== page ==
7 Dev. Mental Health L. 1 (1987)

handle is hein.journals/dvmnhlt7 and id is 1 raw text is: A Publication of the Institute of Law, Psychiatry & Public Poiicy at the Uniwrsity of Virginia
Developments in
/Mental Health Law
Box 100, Blue Ridge Hospital, Charlottesville, VA 32901 (604) 924-5435  Vol. 7, Nos. 1-2 January-June 1987
An update on state regulation of hypnosis
by Anne Bromley

Introduction

§18.2-315. Hypnotism and mesmer-
ism. - If any person shall hypno-
tize or mesmerize or attempt to
hypnotize or mesmerize any person,
he shall be guilty of a Class 3
misdemeanor. But this section shall
not apply to hypnotism or mesmer-
ism performed at the request of the
patient by a licensed physician,
licensed clinical psychologist, or
dentist, or at the request of a
licensed physician, in the practice
of his profession.

The hearing of the Council on
Health Regulatory Boards
Eighteen people, including Copeland,
spoke at the informational hearing on
hypnosis conducted by the Council.
Psychiatrists, physicians, clinical psy-
chologists, professional counselors, and
lay persons gave testimony. Surprisingly,
no law enforcement officials attending
the public meeting spoke to defend the
use of hypnotically enhanced testimony
in criminal cases, although two profes-

sional people who have hypnotized
witnesses for the law did testify. In
addressing the scientific history of
hypnosis and explaining how it works,
the majority of those testifying called
for regulation of the practice and
restriction of its use to those with
advanced training and degrees. They
described the medical uses and manage-
ment of hypnosis, the probabilities of a
variety of harmful side effects, and the
problems with hypnosis used for forensic
Continued on page 14

In 1980 this Virginia statute was
repealed because it excluded the use of
hypnosis as an investigative tool for law
enforcement officials. Although legisla-
tive attempts in 1982 and 1983 to
reinstate restrictions were unsuccessful,
reports of harm to the public recently
led to a study by the Council on Health
Regulatory Boards.
On May 4, 1987, the Council's Scope
and Standards of Practice Committee
held a public hearing on whether the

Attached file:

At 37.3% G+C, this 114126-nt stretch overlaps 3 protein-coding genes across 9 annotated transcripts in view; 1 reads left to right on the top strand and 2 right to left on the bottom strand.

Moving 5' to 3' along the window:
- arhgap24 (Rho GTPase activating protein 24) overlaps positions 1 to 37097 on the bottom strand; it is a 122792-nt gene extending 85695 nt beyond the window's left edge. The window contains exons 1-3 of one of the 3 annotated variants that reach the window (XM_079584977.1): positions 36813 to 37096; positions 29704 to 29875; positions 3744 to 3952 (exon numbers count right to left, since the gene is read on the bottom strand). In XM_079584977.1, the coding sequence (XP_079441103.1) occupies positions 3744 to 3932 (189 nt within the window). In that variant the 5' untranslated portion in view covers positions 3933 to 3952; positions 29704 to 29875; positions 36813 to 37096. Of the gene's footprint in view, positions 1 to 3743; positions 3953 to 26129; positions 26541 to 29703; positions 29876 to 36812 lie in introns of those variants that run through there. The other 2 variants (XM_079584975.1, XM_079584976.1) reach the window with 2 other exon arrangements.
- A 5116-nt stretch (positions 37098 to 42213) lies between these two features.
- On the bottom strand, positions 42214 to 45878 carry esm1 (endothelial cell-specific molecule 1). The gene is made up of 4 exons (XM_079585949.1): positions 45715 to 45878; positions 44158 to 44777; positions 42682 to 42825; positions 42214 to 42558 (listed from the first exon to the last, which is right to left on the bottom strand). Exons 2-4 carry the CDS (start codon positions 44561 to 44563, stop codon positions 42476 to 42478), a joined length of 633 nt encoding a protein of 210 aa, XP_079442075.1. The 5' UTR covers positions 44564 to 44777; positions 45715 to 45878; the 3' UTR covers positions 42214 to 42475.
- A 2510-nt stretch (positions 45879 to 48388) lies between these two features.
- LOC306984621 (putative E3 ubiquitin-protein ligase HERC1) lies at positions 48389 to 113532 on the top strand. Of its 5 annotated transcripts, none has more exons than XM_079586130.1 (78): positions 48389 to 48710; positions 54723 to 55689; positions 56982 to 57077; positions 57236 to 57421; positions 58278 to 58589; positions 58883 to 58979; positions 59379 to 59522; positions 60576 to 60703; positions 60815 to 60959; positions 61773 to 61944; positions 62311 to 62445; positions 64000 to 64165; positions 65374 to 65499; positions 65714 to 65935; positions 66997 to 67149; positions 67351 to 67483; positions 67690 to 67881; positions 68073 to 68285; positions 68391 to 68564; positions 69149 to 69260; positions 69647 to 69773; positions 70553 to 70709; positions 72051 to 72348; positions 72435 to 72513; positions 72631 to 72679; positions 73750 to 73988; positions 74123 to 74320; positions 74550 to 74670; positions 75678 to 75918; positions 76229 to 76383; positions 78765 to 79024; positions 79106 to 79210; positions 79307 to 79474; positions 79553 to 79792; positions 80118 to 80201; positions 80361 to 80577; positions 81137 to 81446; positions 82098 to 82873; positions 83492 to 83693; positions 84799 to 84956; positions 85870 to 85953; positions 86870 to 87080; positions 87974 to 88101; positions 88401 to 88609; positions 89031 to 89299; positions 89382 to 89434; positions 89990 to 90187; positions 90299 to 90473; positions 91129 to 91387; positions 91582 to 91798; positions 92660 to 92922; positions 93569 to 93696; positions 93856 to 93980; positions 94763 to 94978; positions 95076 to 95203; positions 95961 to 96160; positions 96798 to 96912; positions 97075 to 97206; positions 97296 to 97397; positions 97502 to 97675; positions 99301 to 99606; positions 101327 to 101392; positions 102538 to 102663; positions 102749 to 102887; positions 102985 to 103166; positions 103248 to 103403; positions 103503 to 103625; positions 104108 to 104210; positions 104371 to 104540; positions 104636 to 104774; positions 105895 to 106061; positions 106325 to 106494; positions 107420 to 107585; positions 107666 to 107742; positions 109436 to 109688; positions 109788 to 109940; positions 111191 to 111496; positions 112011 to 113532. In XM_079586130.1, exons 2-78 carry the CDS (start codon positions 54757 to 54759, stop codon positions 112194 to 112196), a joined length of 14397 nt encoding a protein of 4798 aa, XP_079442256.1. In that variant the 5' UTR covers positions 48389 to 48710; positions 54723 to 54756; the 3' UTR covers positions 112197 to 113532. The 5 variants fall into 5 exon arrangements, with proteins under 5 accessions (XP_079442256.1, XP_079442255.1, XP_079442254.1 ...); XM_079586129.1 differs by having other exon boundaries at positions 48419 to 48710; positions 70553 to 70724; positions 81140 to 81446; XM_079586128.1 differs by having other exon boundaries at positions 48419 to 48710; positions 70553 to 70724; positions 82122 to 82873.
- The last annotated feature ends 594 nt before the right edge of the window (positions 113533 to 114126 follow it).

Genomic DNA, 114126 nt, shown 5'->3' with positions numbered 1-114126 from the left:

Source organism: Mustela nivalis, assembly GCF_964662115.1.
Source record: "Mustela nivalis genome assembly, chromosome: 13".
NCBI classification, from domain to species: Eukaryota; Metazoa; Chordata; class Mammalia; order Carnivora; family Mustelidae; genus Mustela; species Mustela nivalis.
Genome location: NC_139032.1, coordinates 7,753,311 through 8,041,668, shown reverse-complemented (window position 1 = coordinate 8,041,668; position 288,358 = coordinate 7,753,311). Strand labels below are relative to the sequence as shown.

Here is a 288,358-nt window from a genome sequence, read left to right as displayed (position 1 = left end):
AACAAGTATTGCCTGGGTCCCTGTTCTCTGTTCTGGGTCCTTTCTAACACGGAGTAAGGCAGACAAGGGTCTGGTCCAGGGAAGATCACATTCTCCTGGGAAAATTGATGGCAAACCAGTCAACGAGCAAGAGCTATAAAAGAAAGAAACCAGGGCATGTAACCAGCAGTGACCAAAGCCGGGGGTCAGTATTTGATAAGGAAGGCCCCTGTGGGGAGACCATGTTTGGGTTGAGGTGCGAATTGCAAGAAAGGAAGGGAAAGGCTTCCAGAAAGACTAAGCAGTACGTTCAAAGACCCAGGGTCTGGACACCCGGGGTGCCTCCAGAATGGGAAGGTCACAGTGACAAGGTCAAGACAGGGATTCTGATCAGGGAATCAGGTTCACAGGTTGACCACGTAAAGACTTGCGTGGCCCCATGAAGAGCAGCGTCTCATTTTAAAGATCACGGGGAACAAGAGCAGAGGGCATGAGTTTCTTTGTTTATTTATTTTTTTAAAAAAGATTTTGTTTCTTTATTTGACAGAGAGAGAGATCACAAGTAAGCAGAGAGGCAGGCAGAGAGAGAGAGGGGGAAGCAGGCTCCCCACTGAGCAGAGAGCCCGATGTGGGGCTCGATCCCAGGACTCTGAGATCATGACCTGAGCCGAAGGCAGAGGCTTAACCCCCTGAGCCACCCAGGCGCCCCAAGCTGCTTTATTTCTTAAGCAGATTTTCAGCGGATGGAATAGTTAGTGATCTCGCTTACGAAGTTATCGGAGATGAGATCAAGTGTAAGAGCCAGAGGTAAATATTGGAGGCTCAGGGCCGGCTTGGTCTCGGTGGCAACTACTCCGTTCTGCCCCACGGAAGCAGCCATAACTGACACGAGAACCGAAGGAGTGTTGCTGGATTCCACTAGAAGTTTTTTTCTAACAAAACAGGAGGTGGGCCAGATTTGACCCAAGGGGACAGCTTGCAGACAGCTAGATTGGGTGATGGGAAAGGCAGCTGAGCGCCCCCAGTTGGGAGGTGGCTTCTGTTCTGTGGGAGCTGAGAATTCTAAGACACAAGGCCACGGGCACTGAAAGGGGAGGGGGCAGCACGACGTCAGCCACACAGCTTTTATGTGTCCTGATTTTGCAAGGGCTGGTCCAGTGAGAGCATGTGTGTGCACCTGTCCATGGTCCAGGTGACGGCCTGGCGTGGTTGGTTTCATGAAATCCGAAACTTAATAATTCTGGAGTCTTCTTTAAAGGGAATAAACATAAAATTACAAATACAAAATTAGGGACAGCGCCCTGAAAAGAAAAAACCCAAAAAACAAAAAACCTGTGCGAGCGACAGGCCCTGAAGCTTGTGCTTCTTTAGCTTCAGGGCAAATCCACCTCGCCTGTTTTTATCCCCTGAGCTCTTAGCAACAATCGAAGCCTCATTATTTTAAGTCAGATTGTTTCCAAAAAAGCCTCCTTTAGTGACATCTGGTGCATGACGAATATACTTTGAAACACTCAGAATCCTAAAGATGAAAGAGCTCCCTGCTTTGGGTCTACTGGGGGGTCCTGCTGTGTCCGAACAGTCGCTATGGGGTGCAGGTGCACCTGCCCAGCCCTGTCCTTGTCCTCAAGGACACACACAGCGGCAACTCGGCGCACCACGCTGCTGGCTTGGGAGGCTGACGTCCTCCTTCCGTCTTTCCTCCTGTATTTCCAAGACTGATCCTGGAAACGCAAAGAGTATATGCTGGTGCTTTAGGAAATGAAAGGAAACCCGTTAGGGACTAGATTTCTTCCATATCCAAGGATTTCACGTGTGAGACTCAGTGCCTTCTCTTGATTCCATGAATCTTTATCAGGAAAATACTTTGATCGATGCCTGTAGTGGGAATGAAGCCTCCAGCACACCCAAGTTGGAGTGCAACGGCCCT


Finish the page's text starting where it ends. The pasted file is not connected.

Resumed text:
practice of hypnosis and hypnotherapy
should be regulated in the state of
Virginia. The study was requested by
Delegate Howard E. Copeland in Sep-
tember, 1986, out of a concern about
possible injuries caused by unqualified
people rendering services as hypnotists
or hypnotherapists. In the same month,
the Board of Psychology recommended
that the use of hypnosis be studied to
determine the degree and manner of
possible regulation. The Board of Medi-
cine concurred with this recommenda-
tion.

In the Virginia General Assembly - 1987

This year the General Assembly's
attention was captured by a perceived
crisis in medical malpractice liability
insurance. New laws aimed at reducing
the cost of that insurance for health care
providers, especially obstetricians, were
enacted which shortened the statute of
limitations on injuries to minors, put a
ceiling on the recovery of punitive
damages, extended Good Samaritan
immunity to emergency obstetrical care,
and created an exclusive no-fault system
of compensation for birth trauma claims.
In other action of importance to mental
health professionals the legislature made
minor clarifications to civil commitment
procedure and major changes to the
juvenile court procedures involving
children in need of services (CHINS).
These and other selected new state laws
are summarized below. The citations at
the conclusion of each summary indicate
the bill number,, the chapter number of

the 1987 Virginia Acts of Assembly, and
the section of the Virginia Code affected
by the new law.
Council on Coordinating
Prevention
This newly established council will be
composed of twelve representatives from
state boards and councils, including the
Department of Mental Health, Mental
Retardation and Substance Abuse Ser-
vices, the Board of Health and the Board
of Education, and of five representatives
from the private sector. The Council
will be required to review a Comprehen-
sive Prevention Plan for alcohol and
drug abuse which will be prepared by
certain state agencies. The Plan will also
coordinate and integrate prevention
planning efforts of state agencies and
Continued on next page

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